It’s an interesting conundrum. Because I am mindful of the lively discussion over at Scoble’s place about what matters to people in the real world, though, I don’t want to leave this in the realm of technical arcana. There are real risks and benefits associated with each of these strategies. And while it’s true that people want things to Just Work, that means different things to different people.

If you’re an avid Flickr user, if you invest effort tagging photos in OS X, and if that effort is lost when you upload to Flickr, then OS X did not Just Work for you. Conversely if you don’t care about online photo sharing, if you invest effort tagging photos in Vista, and then another application corrupts your tags, then Vista did not Just Work for you.

I think many people would understand that explanation. In principle, both operating systems could frame the issue in exactly those terms, and could even offer a choice of strategy based on your preferred workstyle. In practice that’s problematic because people don’t really want choice, they want things to Just Work, and they’d like technology to divine what Just Work means to them, which it can’t. It’s also problematic because framing the choice requires a frank assessment of both risks and benefits, and no vendor wants to talk about risks.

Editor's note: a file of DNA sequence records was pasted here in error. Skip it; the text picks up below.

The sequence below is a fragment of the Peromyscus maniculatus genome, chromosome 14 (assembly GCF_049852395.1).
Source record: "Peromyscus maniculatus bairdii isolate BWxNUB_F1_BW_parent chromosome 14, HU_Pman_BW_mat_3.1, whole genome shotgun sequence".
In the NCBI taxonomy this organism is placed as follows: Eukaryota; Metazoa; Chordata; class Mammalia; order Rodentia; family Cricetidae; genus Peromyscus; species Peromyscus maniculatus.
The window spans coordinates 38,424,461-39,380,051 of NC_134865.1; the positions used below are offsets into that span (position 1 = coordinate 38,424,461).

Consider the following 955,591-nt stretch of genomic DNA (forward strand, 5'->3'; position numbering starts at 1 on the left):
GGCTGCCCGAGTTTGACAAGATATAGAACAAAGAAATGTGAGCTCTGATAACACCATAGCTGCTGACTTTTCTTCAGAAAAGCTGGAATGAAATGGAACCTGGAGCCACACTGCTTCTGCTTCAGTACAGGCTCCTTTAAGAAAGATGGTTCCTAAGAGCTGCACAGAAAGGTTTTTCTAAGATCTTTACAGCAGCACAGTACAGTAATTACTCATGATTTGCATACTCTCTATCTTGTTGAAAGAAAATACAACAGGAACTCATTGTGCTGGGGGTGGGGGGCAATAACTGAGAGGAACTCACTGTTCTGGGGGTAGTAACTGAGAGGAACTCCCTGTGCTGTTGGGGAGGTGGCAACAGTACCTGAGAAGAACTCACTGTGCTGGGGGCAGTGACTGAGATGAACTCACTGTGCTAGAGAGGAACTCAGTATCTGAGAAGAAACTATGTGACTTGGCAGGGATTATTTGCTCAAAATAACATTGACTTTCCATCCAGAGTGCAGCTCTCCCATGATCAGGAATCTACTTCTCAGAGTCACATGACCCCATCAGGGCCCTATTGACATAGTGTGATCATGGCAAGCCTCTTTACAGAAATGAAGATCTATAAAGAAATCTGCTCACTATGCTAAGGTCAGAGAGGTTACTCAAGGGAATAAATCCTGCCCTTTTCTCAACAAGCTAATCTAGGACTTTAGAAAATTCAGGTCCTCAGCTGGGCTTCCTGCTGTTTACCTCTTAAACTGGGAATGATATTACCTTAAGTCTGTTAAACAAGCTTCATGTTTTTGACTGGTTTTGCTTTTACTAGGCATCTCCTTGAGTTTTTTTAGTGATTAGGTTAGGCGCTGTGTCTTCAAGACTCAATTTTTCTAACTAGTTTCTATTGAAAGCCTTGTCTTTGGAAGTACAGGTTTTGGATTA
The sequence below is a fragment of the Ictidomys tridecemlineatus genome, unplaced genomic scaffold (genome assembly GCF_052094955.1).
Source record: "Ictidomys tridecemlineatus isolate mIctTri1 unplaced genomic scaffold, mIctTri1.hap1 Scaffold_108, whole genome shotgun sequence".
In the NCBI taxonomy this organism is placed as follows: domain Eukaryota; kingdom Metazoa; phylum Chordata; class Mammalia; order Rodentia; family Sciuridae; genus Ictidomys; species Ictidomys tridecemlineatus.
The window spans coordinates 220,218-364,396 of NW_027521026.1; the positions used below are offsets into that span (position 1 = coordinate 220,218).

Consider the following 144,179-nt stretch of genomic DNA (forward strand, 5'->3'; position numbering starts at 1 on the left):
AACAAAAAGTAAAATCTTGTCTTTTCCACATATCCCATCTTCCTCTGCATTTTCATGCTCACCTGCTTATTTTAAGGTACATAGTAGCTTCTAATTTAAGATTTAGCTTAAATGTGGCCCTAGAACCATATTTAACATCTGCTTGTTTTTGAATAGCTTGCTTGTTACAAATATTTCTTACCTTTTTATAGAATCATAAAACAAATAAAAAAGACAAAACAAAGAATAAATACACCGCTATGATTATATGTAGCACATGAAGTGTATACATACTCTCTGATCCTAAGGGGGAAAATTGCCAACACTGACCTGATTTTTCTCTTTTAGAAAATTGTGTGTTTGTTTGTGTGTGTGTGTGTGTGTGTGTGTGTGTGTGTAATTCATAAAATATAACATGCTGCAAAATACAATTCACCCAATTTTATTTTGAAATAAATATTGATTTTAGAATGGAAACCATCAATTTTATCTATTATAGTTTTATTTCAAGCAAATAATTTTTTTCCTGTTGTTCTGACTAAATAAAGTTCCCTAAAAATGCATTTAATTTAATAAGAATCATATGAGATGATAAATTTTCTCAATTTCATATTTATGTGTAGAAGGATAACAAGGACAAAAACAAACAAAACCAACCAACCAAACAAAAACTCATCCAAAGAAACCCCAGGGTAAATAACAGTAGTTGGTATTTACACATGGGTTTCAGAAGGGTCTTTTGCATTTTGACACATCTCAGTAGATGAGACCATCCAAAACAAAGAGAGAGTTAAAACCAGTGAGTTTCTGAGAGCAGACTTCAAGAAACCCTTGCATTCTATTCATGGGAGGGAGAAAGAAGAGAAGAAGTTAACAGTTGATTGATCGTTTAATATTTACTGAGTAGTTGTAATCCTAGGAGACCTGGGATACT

I guess that in the end, both systems are going to have to bite the bullet and figure out how to Just Work for everybody.

In 2005 I noted the following two definitions of truth:

1. WinFS architect Quentin Clark: “We [i.e. the WinFS database] are the truth.”

2. Indigo architect Don Box: “Message, oh Message / The Truth Is On The Wire / There Is Nothing Else”

Today I’m adding a third definition:

3. Scott Dart, program manager for the Vista Photo Gallery: “The truth is in the file.”

What Scott means is that although image metadata is cached in a database, so that Photo Gallery can search and organize quickly, the canonical location for metadata, including tags, is the file itself. As a result, when you use Photo Gallery to tag your images, you’re making an investment in the image files themselves. If you copy those files to another machine, or upload them to the Net, the tags will travel with those image files. Other applications will be able to make them visible and editable, and those edits can flow back to your local store if you transfer the files back.

That’s huge. It’s also, of course, a bit more complicated. As Scott explains, there are different flavors of metadata: EXIF, IPTC, and the new favorite, XMP. And not all image formats can embed image metadata. In fact many popular formats can’t, including PNG, GIF, and BMP. [Update: Incorrect, see next rock.] But JPG can, and it’s a wonderful thing to behold.